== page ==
Cardiovascular disease risk stratification in the Pakistani population with and without metabolic syndrome: A single centre cross-sectional study

Document Type



Biological and Biomedical Sciences; Medical College Pakistan; Cardiology; Medicine


Existing atherosclerotic cardiovascular disease (ASCVD) risk stratification algorithms are predominantly validated only for Western populations, and do not include parameters of metabolic syndrome (MetS) which may increase the relative risk for cardiovascular disease in South Asians. This study aimed to compare the differences between 10-year ASCVD risk by the Framingham Risk Score (FRS), Pooled Cohort Risk Equations (PCE), and QRISK3 calculators in a cohort of apparently healthy Pakistani adults and stratify the ASCVD risk by MetS status.A cross-sectional study recruited 179 subjects between the ages of 40 to 74 years from the outpatient department of the Aga Khan University Hospital between May 2019 to November 2022. Anthropometry, demography, and blood samples were collected from each subject after informed consent. The IDF criteria were used to categorize subjects as MetS positive (n = 122) and MetS negative (n = 57). The mean age of study participants was 51.07±7.38 years. The average 10-year ASCVD risk (%) for our cohort was calculated to be 15.34 ± 11.60, 9.66 ± 10.87, and 17.02 ± 14.66 using the FRS algorithm, PCE calculator, and QRISK3 calculator respectively. MetS status did not show a statistically significant association with the risk categories determined by any of the calculators, although numerical ASCVD risk estimates were significantly higher in the MetS positive group for all calculators.Although ASCVD risk is a useful way to reduce CVD burden by identifying asymptomatic individuals at the highest risk of developing ASCVD, a high proportion of individuals with MetS may still be identified as low risk by the current risk stratification algorithms in South Asians. Powered validation studies with larger sample sizes and longitudinal follow-up are needed in South Asians to modify existing calculators to make them more applicable to South Asian populations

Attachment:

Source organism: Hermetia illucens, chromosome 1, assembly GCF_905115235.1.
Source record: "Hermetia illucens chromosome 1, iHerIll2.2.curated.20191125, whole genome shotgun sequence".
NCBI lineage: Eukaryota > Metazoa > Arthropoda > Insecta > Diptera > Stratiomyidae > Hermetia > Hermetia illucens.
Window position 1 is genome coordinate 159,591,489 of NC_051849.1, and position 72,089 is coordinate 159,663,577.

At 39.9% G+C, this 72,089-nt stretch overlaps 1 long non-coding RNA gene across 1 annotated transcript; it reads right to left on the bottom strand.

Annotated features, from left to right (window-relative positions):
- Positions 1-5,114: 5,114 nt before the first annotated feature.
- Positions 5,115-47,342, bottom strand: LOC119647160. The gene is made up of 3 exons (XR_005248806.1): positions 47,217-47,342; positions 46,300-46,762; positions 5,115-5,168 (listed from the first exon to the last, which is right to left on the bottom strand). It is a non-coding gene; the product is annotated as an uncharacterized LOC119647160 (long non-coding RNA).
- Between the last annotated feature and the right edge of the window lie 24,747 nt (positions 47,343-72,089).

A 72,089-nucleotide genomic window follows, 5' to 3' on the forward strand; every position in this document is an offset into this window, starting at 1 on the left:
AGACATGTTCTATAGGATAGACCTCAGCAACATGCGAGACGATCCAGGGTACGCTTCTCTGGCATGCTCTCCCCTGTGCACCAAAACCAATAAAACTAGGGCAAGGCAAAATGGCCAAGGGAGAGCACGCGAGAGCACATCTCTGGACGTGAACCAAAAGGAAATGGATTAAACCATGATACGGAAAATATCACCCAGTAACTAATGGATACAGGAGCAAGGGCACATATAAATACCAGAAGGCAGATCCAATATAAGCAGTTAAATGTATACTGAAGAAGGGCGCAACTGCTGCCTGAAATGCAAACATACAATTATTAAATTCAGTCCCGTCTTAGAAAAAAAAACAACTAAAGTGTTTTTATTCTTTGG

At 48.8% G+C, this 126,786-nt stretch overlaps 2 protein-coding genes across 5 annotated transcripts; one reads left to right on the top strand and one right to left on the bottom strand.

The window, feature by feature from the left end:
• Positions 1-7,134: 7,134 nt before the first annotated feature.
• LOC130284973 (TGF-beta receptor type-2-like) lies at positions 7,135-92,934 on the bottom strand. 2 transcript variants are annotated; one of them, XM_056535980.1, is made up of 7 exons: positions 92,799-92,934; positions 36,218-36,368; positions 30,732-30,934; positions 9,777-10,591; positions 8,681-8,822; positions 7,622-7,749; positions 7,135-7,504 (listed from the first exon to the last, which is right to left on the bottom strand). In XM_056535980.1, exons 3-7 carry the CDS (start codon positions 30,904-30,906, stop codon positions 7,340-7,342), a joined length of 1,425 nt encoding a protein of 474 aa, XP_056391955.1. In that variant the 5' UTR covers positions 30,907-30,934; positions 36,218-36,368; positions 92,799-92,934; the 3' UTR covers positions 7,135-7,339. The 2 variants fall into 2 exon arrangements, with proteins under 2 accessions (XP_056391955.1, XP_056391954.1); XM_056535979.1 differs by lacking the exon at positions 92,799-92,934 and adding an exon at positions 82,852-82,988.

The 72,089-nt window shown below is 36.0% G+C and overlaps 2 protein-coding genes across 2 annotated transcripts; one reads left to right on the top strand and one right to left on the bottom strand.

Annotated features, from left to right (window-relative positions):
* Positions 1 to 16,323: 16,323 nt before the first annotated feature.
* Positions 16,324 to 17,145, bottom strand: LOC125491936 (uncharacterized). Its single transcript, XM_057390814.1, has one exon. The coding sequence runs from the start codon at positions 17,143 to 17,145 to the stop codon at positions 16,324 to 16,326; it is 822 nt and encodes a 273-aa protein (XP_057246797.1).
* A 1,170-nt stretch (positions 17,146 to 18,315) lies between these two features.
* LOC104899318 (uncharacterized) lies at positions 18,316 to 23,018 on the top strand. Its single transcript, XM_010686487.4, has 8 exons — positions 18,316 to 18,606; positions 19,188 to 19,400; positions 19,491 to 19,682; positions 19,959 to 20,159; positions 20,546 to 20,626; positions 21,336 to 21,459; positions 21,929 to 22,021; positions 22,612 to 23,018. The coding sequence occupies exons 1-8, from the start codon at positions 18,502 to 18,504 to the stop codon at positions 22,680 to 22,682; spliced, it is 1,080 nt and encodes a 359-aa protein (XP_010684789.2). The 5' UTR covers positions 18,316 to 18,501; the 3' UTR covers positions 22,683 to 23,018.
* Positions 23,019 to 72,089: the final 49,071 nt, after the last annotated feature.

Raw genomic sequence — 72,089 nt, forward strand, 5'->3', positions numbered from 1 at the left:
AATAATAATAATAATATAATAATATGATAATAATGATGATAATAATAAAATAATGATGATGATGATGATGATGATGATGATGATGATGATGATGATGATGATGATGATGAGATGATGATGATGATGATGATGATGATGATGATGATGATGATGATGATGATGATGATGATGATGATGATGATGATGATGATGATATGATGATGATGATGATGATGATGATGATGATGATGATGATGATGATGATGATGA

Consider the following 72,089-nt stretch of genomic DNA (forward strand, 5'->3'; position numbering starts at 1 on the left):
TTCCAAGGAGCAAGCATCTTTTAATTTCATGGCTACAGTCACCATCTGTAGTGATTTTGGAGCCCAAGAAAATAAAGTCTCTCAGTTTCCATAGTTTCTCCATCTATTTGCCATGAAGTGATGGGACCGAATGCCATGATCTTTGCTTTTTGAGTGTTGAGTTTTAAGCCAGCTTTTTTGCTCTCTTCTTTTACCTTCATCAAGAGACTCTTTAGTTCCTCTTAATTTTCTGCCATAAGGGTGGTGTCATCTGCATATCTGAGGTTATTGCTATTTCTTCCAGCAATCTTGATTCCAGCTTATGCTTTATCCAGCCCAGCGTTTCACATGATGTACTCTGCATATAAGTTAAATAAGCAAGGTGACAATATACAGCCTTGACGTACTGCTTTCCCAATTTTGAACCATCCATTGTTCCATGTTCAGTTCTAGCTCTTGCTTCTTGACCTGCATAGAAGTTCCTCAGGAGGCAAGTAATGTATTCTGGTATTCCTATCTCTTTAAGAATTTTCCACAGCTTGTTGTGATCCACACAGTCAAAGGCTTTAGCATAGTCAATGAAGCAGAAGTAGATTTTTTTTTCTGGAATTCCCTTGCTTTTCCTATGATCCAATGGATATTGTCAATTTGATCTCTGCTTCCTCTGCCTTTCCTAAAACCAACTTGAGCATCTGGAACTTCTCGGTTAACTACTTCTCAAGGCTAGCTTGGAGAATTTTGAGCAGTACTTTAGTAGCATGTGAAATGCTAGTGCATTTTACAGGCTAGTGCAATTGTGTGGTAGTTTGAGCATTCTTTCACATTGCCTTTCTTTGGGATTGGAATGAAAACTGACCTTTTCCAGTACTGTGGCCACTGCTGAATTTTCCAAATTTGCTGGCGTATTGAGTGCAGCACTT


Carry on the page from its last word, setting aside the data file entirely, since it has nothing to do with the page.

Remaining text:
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Publication (Name of Journal)

PLOS Glob Public Health